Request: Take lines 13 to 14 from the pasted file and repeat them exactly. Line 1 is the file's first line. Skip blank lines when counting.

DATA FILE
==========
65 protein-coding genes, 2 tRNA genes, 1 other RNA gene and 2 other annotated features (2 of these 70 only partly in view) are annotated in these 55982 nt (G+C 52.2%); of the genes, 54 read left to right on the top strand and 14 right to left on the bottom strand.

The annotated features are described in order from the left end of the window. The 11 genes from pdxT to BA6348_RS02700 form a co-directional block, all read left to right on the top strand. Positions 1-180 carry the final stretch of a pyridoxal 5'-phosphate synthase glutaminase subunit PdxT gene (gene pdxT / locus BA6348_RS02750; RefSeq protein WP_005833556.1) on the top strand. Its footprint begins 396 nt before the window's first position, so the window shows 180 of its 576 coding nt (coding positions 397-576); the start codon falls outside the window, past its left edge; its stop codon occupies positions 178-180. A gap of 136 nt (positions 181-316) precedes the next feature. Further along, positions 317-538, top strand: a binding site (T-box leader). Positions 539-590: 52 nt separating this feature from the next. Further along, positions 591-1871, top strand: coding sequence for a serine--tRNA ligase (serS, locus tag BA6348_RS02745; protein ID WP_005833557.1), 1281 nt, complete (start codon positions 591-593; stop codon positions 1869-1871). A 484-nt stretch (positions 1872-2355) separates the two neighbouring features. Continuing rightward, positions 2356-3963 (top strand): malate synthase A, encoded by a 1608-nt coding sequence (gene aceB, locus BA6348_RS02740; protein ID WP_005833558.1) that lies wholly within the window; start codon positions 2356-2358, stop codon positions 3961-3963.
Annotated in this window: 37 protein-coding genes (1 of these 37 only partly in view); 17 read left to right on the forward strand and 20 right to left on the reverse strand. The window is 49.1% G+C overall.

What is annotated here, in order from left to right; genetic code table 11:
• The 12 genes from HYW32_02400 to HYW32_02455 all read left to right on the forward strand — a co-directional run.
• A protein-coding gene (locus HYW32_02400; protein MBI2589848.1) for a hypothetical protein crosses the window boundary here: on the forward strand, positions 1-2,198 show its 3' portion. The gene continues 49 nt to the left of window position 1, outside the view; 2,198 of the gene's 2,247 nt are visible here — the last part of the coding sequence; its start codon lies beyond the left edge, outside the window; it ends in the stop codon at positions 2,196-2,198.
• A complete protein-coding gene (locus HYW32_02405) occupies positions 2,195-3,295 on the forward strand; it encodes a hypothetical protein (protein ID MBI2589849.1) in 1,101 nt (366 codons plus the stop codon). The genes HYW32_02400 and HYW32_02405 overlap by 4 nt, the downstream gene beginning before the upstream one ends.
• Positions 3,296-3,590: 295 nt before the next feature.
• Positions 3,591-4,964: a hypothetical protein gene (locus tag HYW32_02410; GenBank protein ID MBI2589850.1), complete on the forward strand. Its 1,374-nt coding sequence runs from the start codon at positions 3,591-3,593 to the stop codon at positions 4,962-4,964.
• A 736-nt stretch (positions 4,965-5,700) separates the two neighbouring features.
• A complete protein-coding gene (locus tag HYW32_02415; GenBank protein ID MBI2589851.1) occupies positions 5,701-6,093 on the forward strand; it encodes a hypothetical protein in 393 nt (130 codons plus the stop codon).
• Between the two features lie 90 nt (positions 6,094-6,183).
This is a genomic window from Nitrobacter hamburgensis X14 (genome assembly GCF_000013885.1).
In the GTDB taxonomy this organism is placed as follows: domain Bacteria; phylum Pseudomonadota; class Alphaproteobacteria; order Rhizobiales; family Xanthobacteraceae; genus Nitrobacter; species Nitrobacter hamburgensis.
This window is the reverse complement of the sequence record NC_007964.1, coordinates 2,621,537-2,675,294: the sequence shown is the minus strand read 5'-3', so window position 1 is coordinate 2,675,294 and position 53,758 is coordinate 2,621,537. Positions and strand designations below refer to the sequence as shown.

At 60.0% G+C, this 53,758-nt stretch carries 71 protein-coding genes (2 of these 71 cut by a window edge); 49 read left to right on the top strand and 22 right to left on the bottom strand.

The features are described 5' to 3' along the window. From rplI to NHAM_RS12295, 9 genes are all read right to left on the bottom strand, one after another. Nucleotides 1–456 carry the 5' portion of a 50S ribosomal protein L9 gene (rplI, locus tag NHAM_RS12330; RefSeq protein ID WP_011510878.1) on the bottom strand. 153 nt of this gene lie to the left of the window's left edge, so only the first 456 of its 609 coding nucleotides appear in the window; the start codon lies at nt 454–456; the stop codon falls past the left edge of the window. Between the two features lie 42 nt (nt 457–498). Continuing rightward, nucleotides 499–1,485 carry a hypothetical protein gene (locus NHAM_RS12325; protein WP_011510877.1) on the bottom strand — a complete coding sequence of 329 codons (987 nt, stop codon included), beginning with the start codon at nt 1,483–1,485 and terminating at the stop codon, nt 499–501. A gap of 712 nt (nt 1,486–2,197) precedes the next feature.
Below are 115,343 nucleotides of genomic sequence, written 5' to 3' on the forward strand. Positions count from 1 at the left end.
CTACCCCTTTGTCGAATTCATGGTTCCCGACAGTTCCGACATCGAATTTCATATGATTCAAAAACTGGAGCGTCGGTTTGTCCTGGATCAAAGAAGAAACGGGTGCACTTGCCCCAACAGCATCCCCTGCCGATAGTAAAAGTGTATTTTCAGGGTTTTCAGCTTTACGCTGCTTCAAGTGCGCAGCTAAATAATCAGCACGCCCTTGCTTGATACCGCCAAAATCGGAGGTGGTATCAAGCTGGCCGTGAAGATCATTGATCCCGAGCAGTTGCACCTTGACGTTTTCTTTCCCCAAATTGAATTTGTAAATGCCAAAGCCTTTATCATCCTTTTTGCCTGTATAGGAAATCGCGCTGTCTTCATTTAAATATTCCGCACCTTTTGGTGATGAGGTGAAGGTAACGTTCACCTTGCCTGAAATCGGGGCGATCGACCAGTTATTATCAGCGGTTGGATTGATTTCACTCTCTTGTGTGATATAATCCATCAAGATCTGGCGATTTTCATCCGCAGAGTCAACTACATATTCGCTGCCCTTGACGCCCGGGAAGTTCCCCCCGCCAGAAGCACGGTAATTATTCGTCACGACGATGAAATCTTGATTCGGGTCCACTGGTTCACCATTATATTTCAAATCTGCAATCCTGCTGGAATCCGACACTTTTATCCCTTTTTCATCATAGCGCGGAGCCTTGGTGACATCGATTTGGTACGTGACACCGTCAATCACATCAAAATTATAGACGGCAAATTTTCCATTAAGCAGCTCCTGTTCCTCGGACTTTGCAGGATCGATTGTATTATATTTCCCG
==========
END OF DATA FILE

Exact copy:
This is a genomic window from Nitrobacter hamburgensis X14 (genome assembly GCF_000013885.1).
In the GTDB taxonomy this organism is placed as follows: domain Bacteria; phylum Pseudomonadota; class Alphaproteobacteria; order Rhizobiales; family Xanthobacteraceae; genus Nitrobacter; species Nitrobacter hamburgensis.